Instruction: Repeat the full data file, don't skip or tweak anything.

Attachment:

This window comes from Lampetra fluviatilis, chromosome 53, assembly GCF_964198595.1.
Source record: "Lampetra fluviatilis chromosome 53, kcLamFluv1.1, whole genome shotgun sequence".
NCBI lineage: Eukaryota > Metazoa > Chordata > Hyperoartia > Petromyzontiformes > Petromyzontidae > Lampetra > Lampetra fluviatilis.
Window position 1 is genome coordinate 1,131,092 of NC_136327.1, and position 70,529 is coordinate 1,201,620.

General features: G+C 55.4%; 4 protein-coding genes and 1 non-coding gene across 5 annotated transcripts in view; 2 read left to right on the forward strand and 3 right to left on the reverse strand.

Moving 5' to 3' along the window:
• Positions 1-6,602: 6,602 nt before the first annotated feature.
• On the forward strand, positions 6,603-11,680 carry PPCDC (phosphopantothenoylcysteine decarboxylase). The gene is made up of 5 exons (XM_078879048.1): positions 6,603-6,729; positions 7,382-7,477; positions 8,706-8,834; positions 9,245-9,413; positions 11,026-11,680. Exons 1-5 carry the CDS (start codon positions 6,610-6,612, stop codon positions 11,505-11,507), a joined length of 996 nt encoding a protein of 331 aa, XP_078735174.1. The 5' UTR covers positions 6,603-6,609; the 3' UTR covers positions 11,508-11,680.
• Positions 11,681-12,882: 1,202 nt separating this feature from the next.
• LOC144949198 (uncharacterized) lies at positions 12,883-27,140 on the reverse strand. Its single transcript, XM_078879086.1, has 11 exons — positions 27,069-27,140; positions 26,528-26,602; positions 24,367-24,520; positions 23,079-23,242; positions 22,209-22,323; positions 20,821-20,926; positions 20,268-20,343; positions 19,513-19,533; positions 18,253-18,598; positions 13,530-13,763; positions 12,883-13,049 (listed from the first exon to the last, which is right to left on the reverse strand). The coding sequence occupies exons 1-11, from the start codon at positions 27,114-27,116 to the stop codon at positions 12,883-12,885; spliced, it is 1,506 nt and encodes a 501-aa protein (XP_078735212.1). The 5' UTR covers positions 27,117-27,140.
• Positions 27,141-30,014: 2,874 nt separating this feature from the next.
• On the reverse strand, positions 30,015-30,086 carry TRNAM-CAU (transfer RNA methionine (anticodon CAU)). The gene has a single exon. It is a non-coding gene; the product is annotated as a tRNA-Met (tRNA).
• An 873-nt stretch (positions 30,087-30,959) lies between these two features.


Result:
This window comes from Lampetra fluviatilis, chromosome 53, assembly GCF_964198595.1.
Source record: "Lampetra fluviatilis chromosome 53, kcLamFluv1.1, whole genome shotgun sequence".
NCBI lineage: Eukaryota > Metazoa > Chordata > Hyperoartia > Petromyzontiformes > Petromyzontidae > Lampetra > Lampetra fluviatilis.
Window position 1 is genome coordinate 1,131,092 of NC_136327.1, and position 70,529 is coordinate 1,201,620.

General features: G+C 55.4%; 4 protein-coding genes and 1 non-coding gene across 5 annotated transcripts in view; 2 read left to right on the forward strand and 3 right to left on the reverse strand.

Moving 5' to 3' along the window:
• Positions 1-6,602: 6,602 nt before the first annotated feature.
• On the forward strand, positions 6,603-11,680 carry PPCDC (phosphopantothenoylcysteine decarboxylase). The gene is made up of 5 exons (XM_078879048.1): positions 6,603-6,729; positions 7,382-7,477; positions 8,706-8,834; positions 9,245-9,413; positions 11,026-11,680. Exons 1-5 carry the CDS (start codon positions 6,610-6,612, stop codon positions 11,505-11,507), a joined length of 996 nt encoding a protein of 331 aa, XP_078735174.1. The 5' UTR covers positions 6,603-6,609; the 3' UTR covers positions 11,508-11,680.
• Positions 11,681-12,882: 1,202 nt separating this feature from the next.
• LOC144949198 (uncharacterized) lies at positions 12,883-27,140 on the reverse strand. Its single transcript, XM_078879086.1, has 11 exons — positions 27,069-27,140; positions 26,528-26,602; positions 24,367-24,520; positions 23,079-23,242; positions 22,209-22,323; positions 20,821-20,926; positions 20,268-20,343; positions 19,513-19,533; positions 18,253-18,598; positions 13,530-13,763; positions 12,883-13,049 (listed from the first exon to the last, which is right to left on the reverse strand). The coding sequence occupies exons 1-11, from the start codon at positions 27,114-27,116 to the stop codon at positions 12,883-12,885; spliced, it is 1,506 nt and encodes a 501-aa protein (XP_078735212.1). The 5' UTR covers positions 27,117-27,140.
• Positions 27,141-30,014: 2,874 nt separating this feature from the next.
• On the reverse strand, positions 30,015-30,086 carry TRNAM-CAU (transfer RNA methionine (anticodon CAU)). The gene has a single exon. It is a non-coding gene; the product is annotated as a tRNA-Met (tRNA).
• An 873-nt stretch (positions 30,087-30,959) lies between these two features.